Instead, Clarence said man was God, and not just one black man, but the black man. Each black man could cultivate and eventually realize his Godliness through study, meditation, and spiritual and physical fitness.
To Clarence 13 X and a couple of his close friends these new ideas were a revelation. To the Nation of Islam, they were heretical. So Clarence 13 X split with the Nation in 1963, and changed his name to Allah the Father. He began spreading his message on Harlem city streets. That's where Allah B met the Father in 1964.
Mr. ALLAH B: I stole a hate from 125th Street and was being chased by the police. And he must've seen me coming down the street and stepped out and prevented the police from arresting me, or shooting me in the back, or whatever the case may be.
JOHNSON: This was the mid-1960s, and Harlem streets were hot with the talk of black revolution. The energy of the Civil Rights Movement pushed Christian ministers, Garveyites, Black Muslims and Allah the Father out onto the sidewalks where they demanded change.
At the same time, Allah B was a teenager, hungry for spiritual direction. He'd considered joining the Nation of Islam, but the group's codes of self-discipline were too strict for him. He found something different in Allah the Father's soapbox messages.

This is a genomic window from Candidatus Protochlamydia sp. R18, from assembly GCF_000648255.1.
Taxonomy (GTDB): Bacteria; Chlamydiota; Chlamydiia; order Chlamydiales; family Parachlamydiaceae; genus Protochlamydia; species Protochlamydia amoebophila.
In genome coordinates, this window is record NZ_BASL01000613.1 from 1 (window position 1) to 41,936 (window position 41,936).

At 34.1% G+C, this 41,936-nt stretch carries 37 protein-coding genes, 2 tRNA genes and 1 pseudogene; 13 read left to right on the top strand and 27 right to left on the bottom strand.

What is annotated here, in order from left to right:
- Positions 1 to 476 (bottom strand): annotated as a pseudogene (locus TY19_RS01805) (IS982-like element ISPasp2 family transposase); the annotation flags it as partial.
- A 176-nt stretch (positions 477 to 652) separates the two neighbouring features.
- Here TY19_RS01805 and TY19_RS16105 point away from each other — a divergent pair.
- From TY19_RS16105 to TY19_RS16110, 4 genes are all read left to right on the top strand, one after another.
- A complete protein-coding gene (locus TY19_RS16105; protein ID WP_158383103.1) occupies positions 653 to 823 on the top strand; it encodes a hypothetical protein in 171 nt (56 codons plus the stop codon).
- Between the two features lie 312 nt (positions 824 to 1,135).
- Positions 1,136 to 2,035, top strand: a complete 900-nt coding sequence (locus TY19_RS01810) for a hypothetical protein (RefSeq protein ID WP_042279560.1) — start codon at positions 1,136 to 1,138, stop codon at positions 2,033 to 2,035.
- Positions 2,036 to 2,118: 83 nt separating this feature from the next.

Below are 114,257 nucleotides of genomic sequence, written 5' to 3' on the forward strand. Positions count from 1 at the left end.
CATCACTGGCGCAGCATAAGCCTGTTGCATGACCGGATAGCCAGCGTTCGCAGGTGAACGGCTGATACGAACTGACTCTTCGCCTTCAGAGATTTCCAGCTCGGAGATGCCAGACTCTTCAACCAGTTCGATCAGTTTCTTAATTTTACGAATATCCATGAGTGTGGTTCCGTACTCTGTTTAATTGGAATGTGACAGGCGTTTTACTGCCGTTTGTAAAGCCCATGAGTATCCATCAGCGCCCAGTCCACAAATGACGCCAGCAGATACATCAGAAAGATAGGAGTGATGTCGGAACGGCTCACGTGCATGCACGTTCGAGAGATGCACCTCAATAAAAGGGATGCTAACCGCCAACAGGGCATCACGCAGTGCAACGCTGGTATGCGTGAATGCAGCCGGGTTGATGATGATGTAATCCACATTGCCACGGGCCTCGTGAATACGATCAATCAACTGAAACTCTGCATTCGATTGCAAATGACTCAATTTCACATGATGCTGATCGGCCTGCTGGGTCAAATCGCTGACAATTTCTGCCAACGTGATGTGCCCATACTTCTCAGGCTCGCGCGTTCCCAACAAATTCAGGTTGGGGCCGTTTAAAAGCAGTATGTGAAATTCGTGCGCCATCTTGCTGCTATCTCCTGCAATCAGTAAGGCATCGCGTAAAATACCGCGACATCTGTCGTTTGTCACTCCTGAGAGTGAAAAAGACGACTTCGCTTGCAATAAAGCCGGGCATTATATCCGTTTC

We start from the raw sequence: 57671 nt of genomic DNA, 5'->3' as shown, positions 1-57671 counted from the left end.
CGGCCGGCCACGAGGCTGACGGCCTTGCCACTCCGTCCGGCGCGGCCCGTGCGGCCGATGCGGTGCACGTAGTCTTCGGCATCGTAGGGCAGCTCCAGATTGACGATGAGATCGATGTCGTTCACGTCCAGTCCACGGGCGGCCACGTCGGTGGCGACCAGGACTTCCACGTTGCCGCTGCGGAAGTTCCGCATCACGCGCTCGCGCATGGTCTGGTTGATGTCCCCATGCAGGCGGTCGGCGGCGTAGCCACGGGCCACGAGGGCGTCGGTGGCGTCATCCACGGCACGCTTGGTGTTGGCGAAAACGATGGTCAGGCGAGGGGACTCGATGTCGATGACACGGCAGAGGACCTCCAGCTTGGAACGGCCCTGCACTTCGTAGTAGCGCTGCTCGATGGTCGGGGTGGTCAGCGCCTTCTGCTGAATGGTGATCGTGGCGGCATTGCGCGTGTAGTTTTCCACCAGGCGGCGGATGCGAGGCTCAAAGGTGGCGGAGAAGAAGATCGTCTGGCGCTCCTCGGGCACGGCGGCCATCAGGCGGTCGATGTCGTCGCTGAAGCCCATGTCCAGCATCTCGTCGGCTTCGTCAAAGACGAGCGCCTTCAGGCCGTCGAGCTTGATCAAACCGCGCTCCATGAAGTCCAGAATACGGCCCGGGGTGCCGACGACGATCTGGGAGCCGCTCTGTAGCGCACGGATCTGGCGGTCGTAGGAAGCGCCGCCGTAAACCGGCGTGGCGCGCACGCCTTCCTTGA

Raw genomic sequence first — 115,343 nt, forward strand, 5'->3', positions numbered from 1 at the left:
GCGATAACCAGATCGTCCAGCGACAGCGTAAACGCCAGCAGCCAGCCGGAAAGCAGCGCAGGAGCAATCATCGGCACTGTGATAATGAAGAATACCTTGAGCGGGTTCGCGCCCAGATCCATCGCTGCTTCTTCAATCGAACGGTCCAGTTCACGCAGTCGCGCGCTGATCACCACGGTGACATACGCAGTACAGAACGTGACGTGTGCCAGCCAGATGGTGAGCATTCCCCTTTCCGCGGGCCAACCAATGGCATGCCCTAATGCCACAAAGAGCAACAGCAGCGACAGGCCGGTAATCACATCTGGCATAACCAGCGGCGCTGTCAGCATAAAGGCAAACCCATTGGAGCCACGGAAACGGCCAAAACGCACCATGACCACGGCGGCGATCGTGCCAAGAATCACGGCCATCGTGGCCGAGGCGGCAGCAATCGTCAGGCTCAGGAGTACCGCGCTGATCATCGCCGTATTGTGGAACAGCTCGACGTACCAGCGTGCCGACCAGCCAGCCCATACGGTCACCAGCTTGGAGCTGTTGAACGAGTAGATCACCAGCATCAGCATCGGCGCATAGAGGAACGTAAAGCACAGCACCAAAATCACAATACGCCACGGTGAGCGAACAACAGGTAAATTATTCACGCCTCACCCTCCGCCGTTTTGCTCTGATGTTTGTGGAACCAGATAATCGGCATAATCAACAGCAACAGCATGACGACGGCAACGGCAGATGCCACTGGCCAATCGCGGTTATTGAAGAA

Mr. ALLAH B: I just was like amazed and fascinated in what he was saying. He was speaking about the greatness of the black man, that we had to begin to apply that greatness here in the wilderness of North America.
JOHNSON: To help his students reach those spiritual heights, Allah the Father taught them a complex system of divination that was used to interpret ordinary numbers and words as spiritual messages. He asked his students then to apply those lessons in real life.
Mr. ALLAH B: The father wanted the young to be responsible, get a education, don't go to jail, or if you have a baby, take care of them babies.
JOHNSON: The Five Percenters took responsibility for spreading Allah the Father's message across the U.S., even after he was murdered in a Harlem housing project in 1969. Before he died, he gave the nation's members a huge task: to enlighten humankind.
Allah the Father taught that 85 percent of the world lives in psychological and economic oppression. That's in part because they don't know that God is actually man, or how to lead a righteous life. Ten percent of the world knows the truth, and opts to keep the 85 in the dark and under their controlling thumb. What's left is the Five Percent Nation.